A New Extreme Sport


Breastfeeding is a challenging task. I would go so far to argue that it should be considered a sport. It requires as much dedication, devotion of time, and endurance as many sports. Any first time mother can tell you that it is anything but natural. For most of the women I have spoke to it is at first very difficult and frustrating. Getting the baby to open his mouth wide enough, getting the lips and chin positioned just right, and keeping them latched long enough is very challenging. Then you add being sleep deprived, the sore nipples, engorgement, and worry about if baby is getting enough and you have a tense situation. At this point you are suppose to relax and let your milk flow. Ah-ha, right.

Well, being in the NICU and breastfeeding just took it up a notch. I now consider it “extreme breastfeeding”. On top of the normal challenges I got to experience adding 8 different tubes and wires to the mix. His nasal cannula had to actually stay in his nose so his oxygenation didn’t plummet, the IV in his head kept getting caught and yanked, and the leads on his chest liked to pull off and cause panic alarms all over the NICU saying he is asystole (no heartbeat) which sent nurses rushing over. While he was nursing they would try to get their fingers between him and me to reattach his leads. So much for modesty. His PICC line would get kinked and made the pump alarm “occluded”, sending more healthcare professionals over to tend to the alarm. It looked a little bit like a three-ringed circus just getting him on the breast. I was suppose to take in the smells of my baby and block out the smell of antibiotics, the freshly mopped floor, and hand sanitizer. I was to lovingly gaze at him and look past all those tubes, wires, beeps, nurses, and other babies crying throughout the NICU. I was suppose to be calm and relaxed so that my milk can let down. Amazingly this happened. In fact, I was unable to let down at home to the pump without all the distraction. Just holding him was the magic step, even with the tornado of chaos around us. It worked the way it was meant to.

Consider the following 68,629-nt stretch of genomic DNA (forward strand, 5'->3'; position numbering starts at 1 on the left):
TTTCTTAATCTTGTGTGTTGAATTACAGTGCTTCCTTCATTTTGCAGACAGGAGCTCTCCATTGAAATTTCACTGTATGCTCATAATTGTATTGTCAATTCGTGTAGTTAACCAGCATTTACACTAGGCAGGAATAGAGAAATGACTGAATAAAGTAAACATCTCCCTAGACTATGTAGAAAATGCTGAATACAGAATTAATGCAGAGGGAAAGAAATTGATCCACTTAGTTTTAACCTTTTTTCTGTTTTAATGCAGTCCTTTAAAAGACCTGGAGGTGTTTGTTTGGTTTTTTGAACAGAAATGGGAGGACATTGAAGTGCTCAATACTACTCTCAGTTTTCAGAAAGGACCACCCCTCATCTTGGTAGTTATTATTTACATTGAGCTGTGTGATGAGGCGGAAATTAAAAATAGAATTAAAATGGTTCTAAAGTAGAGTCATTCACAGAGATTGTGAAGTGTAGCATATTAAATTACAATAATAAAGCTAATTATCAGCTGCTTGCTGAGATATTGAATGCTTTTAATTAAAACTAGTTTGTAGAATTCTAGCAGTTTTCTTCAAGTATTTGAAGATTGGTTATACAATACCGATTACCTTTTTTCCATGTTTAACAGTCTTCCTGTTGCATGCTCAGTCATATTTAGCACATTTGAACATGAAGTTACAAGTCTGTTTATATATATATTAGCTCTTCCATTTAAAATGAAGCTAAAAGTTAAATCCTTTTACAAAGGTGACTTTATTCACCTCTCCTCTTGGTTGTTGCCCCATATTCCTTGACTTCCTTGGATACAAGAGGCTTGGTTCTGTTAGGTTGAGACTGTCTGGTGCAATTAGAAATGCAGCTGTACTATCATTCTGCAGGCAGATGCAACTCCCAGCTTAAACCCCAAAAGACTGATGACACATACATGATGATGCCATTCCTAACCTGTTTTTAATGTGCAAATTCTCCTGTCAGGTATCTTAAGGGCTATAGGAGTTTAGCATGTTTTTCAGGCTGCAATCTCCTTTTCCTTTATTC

Now we are onto a new level of extreme breastfeeding. This is the home course with oxygen. While trying to nurse him as often as possible, I still have to keep that oxygen in his little nose, but replacing the beeps and alarms is the requests and needs of the other three kids. Invariably I will just get him latched and Karlie needs me to wipe her, or Kaitlin has just dumped her cereal on the floor, or Hailey can’t find her homework. It is quite an athletic maneuver to keep Hank on and pick up the 12-pound oxygen tank, sling it over my shoulder and attempt to tend to the crisis at hand. I think training for a triathlon is much easier than this new extreme sport I have taken up! ☺

9 comments:

Monday through Sunday said...

I am sure you are doing an AMAZING job!

Abbie said...

I absolutely admire you, my awesome friend!! You are SUCH a great mommy and I'm so proud of you! :)

Splaneyo said...